Cranking up a podcast and settling into the rhythm of ingredient prep in my kitchen used to feel like a little luxury. These days, it feels more like a necessity.
Food and cooking podcasts infuse my kitchen with things that have felt rather hard to come by in the last year: inspiration, creativity, humor (oh, and human voices besides mine and my husband’s). Here are few standout episodes from 2021 so far.
In this episode, host Peter J. Kim talks to comedian Margaret Cho and chef Roy Choi about Korean-American identity, growing up surrounded by the aromas of kimchi, and moms storing deer blood in the Skippy jar. Scored by music from Korean-American artists (including a track from Kim himself!), the conversation seamlessly transitions from dealing with racism in the office kitchen to ranking and doctoring instant ramyun, and somehow also includes the phrase “cockblocked by a stinky soup”—and that’s kind of the beauty of Counterjam.
2. Salt + Spine: Mashama Bailey + John O. Morisano // Black, White, and The Grey
Brian Hogan Stewart’s conversation with Mashama Bailey and John O. Morisano is honest, unvarnished, and deeply personal, as the duo talk candidly about the tensions and hesitations they encountered while collaborating on their new hybrid memoir-cookbook, Black, White, and the Grey. What unfolds is the story not just of the book, or even of The Grey, but about the evolution and constant push-pull of a partnership and friendship.
While chopping potatoes for her sister’s Southern Potato Salad recipe, Meiko Temple shares memories of her grandmother in the kitchen; adds some historical context for the importance of potato salad in Black American foodways; and even dares to wade into the Great Mayo Debate. (She’s Team Miracle Whip, and yes, she’ll tell you exactly why it’s superior to Duke’s.)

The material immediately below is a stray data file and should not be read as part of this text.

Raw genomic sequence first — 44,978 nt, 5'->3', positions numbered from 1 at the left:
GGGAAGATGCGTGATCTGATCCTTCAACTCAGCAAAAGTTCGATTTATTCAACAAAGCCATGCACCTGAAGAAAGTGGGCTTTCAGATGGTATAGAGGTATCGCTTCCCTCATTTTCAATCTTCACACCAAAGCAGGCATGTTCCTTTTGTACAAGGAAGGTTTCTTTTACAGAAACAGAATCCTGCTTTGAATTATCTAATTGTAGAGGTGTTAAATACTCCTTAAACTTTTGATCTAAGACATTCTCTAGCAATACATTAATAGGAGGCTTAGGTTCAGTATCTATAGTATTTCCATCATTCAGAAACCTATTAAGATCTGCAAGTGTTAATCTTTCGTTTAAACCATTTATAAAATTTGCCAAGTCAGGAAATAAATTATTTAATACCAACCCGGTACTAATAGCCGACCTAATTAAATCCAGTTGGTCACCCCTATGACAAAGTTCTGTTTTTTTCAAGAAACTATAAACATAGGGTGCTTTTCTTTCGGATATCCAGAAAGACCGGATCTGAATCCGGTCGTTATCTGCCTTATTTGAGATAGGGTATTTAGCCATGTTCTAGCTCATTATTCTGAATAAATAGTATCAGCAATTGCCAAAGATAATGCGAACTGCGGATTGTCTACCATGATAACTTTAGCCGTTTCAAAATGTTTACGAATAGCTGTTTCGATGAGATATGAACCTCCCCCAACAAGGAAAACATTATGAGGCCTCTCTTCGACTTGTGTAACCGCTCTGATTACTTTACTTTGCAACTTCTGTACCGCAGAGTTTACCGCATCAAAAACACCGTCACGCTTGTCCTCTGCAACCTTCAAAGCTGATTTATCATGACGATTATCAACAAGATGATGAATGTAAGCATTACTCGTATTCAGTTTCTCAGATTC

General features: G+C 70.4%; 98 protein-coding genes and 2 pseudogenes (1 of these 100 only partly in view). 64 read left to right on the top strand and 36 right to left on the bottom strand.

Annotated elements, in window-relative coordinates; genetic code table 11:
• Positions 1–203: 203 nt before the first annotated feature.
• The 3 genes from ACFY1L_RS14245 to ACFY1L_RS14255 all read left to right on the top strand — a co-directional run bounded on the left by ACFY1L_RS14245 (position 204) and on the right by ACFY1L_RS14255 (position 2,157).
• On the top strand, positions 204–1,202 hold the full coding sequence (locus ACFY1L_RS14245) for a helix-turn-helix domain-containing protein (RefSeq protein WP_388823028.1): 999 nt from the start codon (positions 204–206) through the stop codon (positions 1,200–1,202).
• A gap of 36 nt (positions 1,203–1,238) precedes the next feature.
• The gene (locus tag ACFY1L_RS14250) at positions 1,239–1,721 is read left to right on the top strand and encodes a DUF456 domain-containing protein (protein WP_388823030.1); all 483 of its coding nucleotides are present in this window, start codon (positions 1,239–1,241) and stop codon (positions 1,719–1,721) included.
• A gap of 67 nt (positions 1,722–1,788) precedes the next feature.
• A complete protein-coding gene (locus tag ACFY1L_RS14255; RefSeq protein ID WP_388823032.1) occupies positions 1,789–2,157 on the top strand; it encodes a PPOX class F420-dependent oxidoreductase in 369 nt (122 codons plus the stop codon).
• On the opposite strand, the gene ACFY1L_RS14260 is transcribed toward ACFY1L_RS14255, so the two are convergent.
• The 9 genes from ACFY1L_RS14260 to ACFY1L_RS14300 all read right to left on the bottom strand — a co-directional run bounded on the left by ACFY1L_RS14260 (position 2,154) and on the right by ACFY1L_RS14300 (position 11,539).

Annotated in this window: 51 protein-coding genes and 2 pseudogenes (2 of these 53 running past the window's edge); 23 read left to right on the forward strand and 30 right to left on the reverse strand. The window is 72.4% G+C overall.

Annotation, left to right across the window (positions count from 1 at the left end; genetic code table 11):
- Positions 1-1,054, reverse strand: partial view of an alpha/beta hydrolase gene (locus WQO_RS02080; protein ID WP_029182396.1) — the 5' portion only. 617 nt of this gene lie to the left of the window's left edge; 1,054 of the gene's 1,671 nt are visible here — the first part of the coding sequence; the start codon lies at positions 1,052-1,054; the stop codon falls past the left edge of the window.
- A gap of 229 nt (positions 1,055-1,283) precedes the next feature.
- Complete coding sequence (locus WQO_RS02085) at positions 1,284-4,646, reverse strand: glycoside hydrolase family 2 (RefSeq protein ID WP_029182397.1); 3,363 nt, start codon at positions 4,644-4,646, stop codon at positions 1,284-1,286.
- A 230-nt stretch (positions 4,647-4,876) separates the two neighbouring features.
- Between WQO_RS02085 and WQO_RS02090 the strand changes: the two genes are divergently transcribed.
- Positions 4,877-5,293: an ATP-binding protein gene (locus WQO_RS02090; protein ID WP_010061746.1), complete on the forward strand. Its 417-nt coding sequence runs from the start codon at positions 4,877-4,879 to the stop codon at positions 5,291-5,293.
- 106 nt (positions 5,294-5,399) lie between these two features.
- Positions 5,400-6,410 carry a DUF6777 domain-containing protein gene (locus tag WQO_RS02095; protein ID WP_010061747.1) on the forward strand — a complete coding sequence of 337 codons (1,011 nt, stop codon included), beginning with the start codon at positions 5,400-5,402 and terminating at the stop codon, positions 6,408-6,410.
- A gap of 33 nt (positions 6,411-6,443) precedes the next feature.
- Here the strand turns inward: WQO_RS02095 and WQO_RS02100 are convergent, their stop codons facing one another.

Egg salad is one of my favorite work-from-home lunches, but only when I’m feeling up to dealing with the rigamarole of boiling and peeling the eggs. (So, when I’m procrastinating.) True to form, genius food-tinkerers Aki Kamozawa and Alex Talbot of Ideas in Food have changed the game for the humble egg salad, using just their brilliant brains and a pair of scissors—no ice bath or fussy peeling necessary.
Dr. Jessica B. Harris is a crucial voice of African foodways and its history — and, as of this year, also a cover star. In this episode, Julia Turshen chats over Zoom with Dr. Harris and Klancy Miller, founder of For the Culture magazine, which featured Harris on its inaugural cover. What follows is a thought-provoking and frank discussion about the challenges (and privileges) of financing passion projects, redefining what legacy means to them, and a shared love of French culture, among other things. (Side note: Dr. Harris also casually drops that she has a library of over ten thousand books!)